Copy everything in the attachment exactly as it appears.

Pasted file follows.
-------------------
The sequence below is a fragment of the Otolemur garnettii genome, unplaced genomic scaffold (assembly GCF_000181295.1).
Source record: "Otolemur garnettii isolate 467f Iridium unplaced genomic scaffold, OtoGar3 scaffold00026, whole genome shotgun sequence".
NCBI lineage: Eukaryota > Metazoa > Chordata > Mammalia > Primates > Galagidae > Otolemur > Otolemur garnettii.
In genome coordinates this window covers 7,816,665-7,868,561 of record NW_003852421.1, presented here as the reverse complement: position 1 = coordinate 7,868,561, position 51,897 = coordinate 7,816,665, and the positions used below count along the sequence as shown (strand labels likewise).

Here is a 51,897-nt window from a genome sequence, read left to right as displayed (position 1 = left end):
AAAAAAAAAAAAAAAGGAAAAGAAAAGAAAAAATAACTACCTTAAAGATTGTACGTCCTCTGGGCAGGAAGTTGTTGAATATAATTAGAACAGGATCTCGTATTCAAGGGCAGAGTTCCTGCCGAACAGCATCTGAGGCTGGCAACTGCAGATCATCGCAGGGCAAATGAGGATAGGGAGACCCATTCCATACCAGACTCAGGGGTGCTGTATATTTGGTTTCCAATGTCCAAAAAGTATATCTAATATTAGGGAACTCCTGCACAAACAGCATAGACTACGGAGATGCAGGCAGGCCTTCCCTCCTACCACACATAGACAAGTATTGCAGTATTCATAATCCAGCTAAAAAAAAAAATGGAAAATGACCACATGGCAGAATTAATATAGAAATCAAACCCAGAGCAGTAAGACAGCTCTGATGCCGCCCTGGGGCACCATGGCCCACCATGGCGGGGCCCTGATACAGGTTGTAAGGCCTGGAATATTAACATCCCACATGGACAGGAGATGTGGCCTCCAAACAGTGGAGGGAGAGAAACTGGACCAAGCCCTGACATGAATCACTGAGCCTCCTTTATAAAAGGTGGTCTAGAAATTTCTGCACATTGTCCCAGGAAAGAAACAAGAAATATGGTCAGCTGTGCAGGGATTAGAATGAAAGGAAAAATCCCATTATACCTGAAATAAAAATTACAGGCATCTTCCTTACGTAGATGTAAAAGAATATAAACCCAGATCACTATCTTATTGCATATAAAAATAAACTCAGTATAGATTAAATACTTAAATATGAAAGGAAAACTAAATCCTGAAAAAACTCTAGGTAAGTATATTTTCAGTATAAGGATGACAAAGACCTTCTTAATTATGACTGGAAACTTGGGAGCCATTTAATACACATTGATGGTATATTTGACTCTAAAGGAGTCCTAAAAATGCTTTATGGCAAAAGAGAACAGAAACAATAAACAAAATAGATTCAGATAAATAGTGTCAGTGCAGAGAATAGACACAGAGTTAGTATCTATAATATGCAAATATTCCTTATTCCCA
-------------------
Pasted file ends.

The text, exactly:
The sequence below is a fragment of the Otolemur garnettii genome, unplaced genomic scaffold (assembly GCF_000181295.1).
Source record: "Otolemur garnettii isolate 467f Iridium unplaced genomic scaffold, OtoGar3 scaffold00026, whole genome shotgun sequence".
NCBI lineage: Eukaryota > Metazoa > Chordata > Mammalia > Primates > Galagidae > Otolemur > Otolemur garnettii.
In genome coordinates this window covers 7,816,665-7,868,561 of record NW_003852421.1, presented here as the reverse complement: position 1 = coordinate 7,868,561, position 51,897 = coordinate 7,816,665, and the positions used below count along the sequence as shown (strand labels likewise).

Here is a 51,897-nt window from a genome sequence, read left to right as displayed (position 1 = left end):
AAAAAAAAAAAAAAAGGAAAAGAAAAGAAAAAATAACTACCTTAAAGATTGTACGTCCTCTGGGCAGGAAGTTGTTGAATATAATTAGAACAGGATCTCGTATTCAAGGGCAGAGTTCCTGCCGAACAGCATCTGAGGCTGGCAACTGCAGATCATCGCAGGGCAAATGAGGATAGGGAGACCCATTCCATACCAGACTCAGGGGTGCTGTATATTTGGTTTCCAATGTCCAAAAAGTATATCTAATATTAGGGAACTCCTGCACAAACAGCATAGACTACGGAGATGCAGGCAGGCCTTCCCTCCTACCACACATAGACAAGTATTGCAGTATTCATAATCCAGCTAAAAAAAAAAATGGAAAATGACCACATGGCAGAATTAATATAGAAATCAAACCCAGAGCAGTAAGACAGCTCTGATGCCGCCCTGGGGCACCATGGCCCACCATGGCGGGGCCCTGATACAGGTTGTAAGGCCTGGAATATTAACATCCCACATGGACAGGAGATGTGGCCTCCAAACAGTGGAGGGAGAGAAACTGGACCAAGCCCTGACATGAATCACTGAGCCTCCTTTATAAAAGGTGGTCTAGAAATTTCTGCACATTGTCCCAGGAAAGAAACAAGAAATATGGTCAGCTGTGCAGGGATTAGAATGAAAGGAAAAATCCCATTATACCTGAAATAAAAATTACAGGCATCTTCCTTACGTAGATGTAAAAGAATATAAACCCAGATCACTATCTTATTGCATATAAAAATAAACTCAGTATAGATTAAATACTTAAATATGAAAGGAAAACTAAATCCTGAAAAAACTCTAGGTAAGTATATTTTCAGTATAAGGATGACAAAGACCTTCTTAATTATGACTGGAAACTTGGGAGCCATTTAATACACATTGATGGTATATTTGACTCTAAAGGAGTCCTAAAAATGCTTTATGGCAAAAGAGAACAGAAACAATAAACAAAATAGATTCAGATAAATAGTGTCAGTGCAGAGAATAGACACAGAGTTAGTATCTATAATATGCAAATATTCCTTATTCCCA